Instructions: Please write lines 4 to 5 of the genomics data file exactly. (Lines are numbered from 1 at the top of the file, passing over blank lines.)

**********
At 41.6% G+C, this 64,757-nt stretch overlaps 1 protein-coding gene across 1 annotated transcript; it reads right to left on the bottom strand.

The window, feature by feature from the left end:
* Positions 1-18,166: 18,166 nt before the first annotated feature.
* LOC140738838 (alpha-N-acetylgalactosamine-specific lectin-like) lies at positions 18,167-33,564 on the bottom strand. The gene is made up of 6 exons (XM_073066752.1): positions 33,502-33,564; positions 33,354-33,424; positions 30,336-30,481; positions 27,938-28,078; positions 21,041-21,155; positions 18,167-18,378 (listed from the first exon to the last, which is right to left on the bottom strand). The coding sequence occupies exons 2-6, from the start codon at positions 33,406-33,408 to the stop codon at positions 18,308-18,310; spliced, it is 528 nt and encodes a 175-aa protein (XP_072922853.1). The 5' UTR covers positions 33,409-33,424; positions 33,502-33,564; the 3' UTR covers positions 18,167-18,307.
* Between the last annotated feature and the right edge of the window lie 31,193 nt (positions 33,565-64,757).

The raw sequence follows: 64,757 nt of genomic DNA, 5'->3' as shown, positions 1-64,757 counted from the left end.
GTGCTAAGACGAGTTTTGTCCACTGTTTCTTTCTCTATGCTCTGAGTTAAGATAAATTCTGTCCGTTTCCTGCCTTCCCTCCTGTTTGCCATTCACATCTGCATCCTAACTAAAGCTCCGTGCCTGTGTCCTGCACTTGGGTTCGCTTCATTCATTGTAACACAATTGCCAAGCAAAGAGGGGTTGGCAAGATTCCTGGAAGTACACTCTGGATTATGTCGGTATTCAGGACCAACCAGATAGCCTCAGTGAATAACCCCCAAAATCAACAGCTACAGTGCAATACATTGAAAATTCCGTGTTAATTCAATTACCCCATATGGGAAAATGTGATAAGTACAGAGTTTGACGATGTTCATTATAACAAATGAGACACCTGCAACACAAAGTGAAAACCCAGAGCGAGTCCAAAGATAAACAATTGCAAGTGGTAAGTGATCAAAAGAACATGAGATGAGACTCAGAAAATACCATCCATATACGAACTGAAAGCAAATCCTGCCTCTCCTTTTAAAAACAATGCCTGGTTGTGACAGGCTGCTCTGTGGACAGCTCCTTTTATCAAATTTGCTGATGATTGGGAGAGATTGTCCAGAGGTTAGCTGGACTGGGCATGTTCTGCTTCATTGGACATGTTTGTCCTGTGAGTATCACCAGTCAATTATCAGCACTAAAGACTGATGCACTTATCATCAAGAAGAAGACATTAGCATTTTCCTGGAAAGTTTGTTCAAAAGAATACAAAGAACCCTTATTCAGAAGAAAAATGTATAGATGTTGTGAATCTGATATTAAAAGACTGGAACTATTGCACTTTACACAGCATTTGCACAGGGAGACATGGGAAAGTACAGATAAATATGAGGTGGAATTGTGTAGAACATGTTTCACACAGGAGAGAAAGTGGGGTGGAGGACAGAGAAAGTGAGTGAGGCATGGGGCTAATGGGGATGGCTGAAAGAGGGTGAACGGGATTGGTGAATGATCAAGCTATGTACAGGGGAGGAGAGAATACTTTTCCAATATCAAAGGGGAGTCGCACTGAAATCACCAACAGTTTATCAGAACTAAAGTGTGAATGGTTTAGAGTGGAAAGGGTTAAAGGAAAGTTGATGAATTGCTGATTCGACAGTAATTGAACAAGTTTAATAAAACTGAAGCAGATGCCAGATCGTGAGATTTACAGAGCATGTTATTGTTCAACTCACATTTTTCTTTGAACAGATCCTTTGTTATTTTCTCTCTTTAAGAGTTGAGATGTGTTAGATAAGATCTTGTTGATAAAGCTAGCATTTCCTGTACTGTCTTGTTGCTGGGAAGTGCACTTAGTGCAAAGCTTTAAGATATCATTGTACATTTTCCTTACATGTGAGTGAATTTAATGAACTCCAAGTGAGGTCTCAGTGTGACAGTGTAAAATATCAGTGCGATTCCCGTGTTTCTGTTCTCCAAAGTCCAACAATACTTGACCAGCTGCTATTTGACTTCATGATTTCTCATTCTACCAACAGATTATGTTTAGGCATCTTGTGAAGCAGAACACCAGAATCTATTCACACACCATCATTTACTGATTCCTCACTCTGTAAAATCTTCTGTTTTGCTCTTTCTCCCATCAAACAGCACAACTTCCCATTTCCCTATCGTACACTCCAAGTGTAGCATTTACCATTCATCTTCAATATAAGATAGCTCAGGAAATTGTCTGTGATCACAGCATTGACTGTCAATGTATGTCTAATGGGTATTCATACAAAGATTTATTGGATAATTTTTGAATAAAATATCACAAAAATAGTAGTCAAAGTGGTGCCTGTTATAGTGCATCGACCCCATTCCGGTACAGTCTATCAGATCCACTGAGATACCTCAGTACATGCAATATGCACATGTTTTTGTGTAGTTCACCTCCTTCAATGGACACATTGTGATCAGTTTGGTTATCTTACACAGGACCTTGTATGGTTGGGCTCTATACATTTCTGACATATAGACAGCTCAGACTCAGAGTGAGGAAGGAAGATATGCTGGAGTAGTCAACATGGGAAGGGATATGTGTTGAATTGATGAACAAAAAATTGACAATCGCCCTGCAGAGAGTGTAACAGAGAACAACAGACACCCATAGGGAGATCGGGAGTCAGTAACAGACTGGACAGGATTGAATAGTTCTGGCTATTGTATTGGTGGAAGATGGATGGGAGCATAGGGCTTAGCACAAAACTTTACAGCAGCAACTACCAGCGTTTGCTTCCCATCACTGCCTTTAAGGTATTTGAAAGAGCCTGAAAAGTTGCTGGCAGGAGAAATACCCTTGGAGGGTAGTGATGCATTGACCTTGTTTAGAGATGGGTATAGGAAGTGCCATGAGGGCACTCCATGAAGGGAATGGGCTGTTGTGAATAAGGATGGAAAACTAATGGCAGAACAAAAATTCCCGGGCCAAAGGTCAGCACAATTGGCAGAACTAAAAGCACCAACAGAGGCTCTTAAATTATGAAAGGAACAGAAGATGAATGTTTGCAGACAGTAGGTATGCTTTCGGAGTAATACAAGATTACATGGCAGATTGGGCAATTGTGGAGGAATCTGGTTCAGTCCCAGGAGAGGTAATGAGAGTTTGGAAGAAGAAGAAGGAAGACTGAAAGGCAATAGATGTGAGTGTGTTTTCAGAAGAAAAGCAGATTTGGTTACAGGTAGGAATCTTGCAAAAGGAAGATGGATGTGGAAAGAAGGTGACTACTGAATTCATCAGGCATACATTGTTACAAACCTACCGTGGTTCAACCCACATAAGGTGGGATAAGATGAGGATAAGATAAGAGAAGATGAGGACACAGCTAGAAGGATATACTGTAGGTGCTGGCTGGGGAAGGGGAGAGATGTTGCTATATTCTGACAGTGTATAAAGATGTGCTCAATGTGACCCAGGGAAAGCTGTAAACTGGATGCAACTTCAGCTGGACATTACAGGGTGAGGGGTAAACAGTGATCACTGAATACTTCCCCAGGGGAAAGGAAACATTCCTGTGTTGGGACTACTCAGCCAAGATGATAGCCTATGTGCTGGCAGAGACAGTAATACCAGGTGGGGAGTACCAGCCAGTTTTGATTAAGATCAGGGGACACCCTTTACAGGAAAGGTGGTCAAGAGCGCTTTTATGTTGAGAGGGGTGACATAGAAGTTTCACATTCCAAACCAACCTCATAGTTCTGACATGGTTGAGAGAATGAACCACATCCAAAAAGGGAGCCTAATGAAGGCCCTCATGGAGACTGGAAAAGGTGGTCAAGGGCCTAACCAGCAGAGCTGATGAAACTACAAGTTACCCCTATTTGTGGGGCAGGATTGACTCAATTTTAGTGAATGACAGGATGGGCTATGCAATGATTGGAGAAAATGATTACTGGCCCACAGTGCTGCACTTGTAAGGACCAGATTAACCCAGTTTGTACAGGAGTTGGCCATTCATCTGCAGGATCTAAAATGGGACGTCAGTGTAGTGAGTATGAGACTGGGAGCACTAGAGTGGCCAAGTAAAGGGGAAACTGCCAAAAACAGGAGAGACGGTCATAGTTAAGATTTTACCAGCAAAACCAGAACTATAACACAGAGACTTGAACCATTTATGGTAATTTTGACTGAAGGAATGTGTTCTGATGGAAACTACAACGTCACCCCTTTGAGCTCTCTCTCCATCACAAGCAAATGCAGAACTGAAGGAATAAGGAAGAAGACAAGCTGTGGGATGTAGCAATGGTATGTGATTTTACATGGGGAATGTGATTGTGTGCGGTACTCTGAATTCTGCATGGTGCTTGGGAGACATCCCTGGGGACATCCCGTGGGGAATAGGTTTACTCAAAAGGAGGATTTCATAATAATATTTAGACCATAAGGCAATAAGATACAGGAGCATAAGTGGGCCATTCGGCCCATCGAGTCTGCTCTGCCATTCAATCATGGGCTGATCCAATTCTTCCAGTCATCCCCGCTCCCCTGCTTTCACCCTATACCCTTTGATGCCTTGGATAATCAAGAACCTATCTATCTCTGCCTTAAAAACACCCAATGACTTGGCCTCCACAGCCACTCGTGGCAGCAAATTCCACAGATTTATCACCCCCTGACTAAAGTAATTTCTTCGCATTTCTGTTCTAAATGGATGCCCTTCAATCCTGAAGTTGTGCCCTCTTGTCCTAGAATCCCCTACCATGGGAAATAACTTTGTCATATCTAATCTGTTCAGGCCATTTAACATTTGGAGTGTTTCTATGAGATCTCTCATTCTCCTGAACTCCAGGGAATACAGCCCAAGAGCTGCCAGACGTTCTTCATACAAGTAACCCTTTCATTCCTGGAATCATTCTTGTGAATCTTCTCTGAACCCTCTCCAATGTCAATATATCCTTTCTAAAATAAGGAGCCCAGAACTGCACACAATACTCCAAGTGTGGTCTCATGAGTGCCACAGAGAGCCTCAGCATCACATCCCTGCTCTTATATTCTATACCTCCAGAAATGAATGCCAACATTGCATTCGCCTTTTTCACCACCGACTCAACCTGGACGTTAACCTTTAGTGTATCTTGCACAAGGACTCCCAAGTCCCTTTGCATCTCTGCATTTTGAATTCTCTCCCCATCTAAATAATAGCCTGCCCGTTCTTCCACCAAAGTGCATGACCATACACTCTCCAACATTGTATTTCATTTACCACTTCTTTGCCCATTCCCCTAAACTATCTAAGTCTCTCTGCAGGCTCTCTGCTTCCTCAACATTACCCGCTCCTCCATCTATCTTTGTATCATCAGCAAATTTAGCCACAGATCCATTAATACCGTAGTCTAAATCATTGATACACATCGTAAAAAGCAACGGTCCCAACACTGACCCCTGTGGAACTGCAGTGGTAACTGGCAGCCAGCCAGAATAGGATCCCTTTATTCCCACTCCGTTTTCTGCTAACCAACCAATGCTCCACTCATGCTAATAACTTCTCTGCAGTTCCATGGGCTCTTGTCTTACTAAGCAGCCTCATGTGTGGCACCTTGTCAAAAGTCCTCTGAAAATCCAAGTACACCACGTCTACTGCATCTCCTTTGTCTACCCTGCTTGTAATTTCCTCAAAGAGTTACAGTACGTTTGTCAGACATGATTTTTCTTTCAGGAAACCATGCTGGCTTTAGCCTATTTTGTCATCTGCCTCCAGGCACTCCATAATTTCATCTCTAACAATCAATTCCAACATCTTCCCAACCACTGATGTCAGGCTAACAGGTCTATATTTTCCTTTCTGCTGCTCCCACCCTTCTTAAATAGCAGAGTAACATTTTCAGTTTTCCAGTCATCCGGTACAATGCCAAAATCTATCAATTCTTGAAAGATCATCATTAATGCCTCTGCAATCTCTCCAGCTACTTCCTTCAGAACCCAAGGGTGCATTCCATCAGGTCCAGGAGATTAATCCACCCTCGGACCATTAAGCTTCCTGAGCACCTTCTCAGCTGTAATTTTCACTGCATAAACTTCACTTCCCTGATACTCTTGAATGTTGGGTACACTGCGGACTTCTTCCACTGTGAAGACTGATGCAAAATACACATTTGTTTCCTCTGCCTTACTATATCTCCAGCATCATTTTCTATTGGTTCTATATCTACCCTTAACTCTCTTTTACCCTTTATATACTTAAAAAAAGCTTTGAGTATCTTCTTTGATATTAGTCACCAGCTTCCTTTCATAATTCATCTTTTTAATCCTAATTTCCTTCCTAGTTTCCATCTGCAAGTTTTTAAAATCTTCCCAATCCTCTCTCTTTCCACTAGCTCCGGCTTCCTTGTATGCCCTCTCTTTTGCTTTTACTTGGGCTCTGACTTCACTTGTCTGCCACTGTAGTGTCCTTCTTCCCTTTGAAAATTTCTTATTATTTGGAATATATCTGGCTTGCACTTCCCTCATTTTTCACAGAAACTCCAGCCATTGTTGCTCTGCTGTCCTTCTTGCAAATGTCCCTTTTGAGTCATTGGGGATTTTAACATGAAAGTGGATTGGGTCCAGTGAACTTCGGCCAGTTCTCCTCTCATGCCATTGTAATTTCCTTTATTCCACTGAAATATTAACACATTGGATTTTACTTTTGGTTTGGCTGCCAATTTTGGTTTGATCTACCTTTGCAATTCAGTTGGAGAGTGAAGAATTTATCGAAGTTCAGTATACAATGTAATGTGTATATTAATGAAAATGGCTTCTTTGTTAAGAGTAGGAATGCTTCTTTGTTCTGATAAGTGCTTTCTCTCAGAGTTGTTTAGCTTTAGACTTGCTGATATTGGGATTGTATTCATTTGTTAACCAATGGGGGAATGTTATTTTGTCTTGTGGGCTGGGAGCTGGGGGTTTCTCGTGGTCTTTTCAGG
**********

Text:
* LOC140738838 (alpha-N-acetylgalactosamine-specific lectin-like) lies at positions 18,167-33,564 on the bottom strand. The gene is made up of 6 exons (XM_073066752.1): positions 33,502-33,564; positions 33,354-33,424; positions 30,336-30,481; positions 27,938-28,078; positions 21,041-21,155; positions 18,167-18,378 (listed from the first exon to the last, which is right to left on the bottom strand). The coding sequence occupies exons 2-6, from the start codon at positions 33,406-33,408 to the stop codon at positions 18,308-18,310; spliced, it is 528 nt and encodes a 175-aa protein (XP_072922853.1). The 5' UTR covers positions 33,409-33,424; positions 33,502-33,564; the 3' UTR covers positions 18,167-18,307.
* Between the last annotated feature and the right edge of the window lie 31,193 nt (positions 33,565-64,757).